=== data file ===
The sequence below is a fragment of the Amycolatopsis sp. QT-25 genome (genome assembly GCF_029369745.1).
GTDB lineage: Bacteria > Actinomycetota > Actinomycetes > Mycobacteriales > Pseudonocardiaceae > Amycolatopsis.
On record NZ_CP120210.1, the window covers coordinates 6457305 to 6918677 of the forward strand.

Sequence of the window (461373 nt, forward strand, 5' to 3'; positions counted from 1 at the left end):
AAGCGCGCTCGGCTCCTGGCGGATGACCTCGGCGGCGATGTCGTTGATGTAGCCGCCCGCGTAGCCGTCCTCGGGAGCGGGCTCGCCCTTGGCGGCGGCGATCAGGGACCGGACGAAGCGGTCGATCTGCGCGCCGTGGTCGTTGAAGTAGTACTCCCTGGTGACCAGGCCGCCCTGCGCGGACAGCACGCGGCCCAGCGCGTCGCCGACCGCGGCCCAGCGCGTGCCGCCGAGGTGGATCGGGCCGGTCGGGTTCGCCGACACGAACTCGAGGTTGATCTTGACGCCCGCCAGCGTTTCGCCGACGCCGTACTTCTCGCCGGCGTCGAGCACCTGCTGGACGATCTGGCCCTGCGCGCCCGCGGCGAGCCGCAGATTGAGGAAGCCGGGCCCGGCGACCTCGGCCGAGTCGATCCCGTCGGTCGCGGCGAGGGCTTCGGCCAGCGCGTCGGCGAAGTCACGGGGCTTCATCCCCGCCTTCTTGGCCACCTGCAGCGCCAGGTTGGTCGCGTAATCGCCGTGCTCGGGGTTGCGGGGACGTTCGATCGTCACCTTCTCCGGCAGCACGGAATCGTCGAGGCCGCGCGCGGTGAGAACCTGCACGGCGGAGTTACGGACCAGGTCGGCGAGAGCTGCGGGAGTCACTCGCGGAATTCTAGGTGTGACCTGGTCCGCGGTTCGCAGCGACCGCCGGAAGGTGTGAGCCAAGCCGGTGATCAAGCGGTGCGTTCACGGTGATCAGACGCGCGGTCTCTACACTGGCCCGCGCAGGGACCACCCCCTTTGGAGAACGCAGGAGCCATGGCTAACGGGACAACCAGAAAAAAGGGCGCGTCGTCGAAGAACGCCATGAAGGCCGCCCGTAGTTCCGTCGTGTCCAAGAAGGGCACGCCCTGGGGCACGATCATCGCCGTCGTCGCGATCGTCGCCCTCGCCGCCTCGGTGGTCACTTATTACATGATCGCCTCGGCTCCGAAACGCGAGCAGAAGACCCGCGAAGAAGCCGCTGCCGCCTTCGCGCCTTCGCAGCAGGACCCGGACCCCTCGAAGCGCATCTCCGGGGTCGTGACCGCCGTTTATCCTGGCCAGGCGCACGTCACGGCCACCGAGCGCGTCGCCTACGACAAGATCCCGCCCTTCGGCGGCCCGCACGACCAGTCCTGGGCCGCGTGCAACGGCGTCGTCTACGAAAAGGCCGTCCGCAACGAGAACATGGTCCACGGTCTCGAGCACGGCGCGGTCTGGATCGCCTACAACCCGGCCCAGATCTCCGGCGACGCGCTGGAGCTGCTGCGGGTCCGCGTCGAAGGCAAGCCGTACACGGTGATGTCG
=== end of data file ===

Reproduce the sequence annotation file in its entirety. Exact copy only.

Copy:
The sequence below is a fragment of the Amycolatopsis sp. QT-25 genome (genome assembly GCF_029369745.1).
GTDB lineage: Bacteria > Actinomycetota > Actinomycetes > Mycobacteriales > Pseudonocardiaceae > Amycolatopsis.
On record NZ_CP120210.1, the window covers coordinates 6457305 to 6918677 of the forward strand.

Sequence of the window (461373 nt, forward strand, 5' to 3'; positions counted from 1 at the left end):
AAGCGCGCTCGGCTCCTGGCGGATGACCTCGGCGGCGATGTCGTTGATGTAGCCGCCCGCGTAGCCGTCCTCGGGAGCGGGCTCGCCCTTGGCGGCGGCGATCAGGGACCGGACGAAGCGGTCGATCTGCGCGCCGTGGTCGTTGAAGTAGTACTCCCTGGTGACCAGGCCGCCCTGCGCGGACAGCACGCGGCCCAGCGCGTCGCCGACCGCGGCCCAGCGCGTGCCGCCGAGGTGGATCGGGCCGGTCGGGTTCGCCGACACGAACTCGAGGTTGATCTTGACGCCCGCCAGCGTTTCGCCGACGCCGTACTTCTCGCCGGCGTCGAGCACCTGCTGGACGATCTGGCCCTGCGCGCCCGCGGCGAGCCGCAGATTGAGGAAGCCGGGCCCGGCGACCTCGGCCGAGTCGATCCCGTCGGTCGCGGCGAGGGCTTCGGCCAGCGCGTCGGCGAAGTCACGGGGCTTCATCCCCGCCTTCTTGGCCACCTGCAGCGCCAGGTTGGTCGCGTAATCGCCGTGCTCGGGGTTGCGGGGACGTTCGATCGTCACCTTCTCCGGCAGCACGGAATCGTCGAGGCCGCGCGCGGTGAGAACCTGCACGGCGGAGTTACGGACCAGGTCGGCGAGAGCTGCGGGAGTCACTCGCGGAATTCTAGGTGTGACCTGGTCCGCGGTTCGCAGCGACCGCCGGAAGGTGTGAGCCAAGCCGGTGATCAAGCGGTGCGTTCACGGTGATCAGACGCGCGGTCTCTACACTGGCCCGCGCAGGGACCACCCCCTTTGGAGAACGCAGGAGCCATGGCTAACGGGACAACCAGAAAAAAGGGCGCGTCGTCGAAGAACGCCATGAAGGCCGCCCGTAGTTCCGTCGTGTCCAAGAAGGGCACGCCCTGGGGCACGATCATCGCCGTCGTCGCGATCGTCGCCCTCGCCGCCTCGGTGGTCACTTATTACATGATCGCCTCGGCTCCGAAACGCGAGCAGAAGACCCGCGAAGAAGCCGCTGCCGCCTTCGCGCCTTCGCAGCAGGACCCGGACCCCTCGAAGCGCATCTCCGGGGTCGTGACCGCCGTTTATCCTGGCCAGGCGCACGTCACGGCCACCGAGCGCGTCGCCTACGACAAGATCCCGCCCTTCGGCGGCCCGCACGACCAGTCCTGGGCCGCGTGCAACGGCGTCGTCTACGAAAAGGCCGTCCGCAACGAGAACATGGTCCACGGTCTCGAGCACGGCGCGGTCTGGATCGCCTACAACCCGGCCCAGATCTCCGGCGACGCGCTGGAGCTGCTGCGGGTCCGCGTCGAAGGCAAGCCGTACACGGTGATGTCG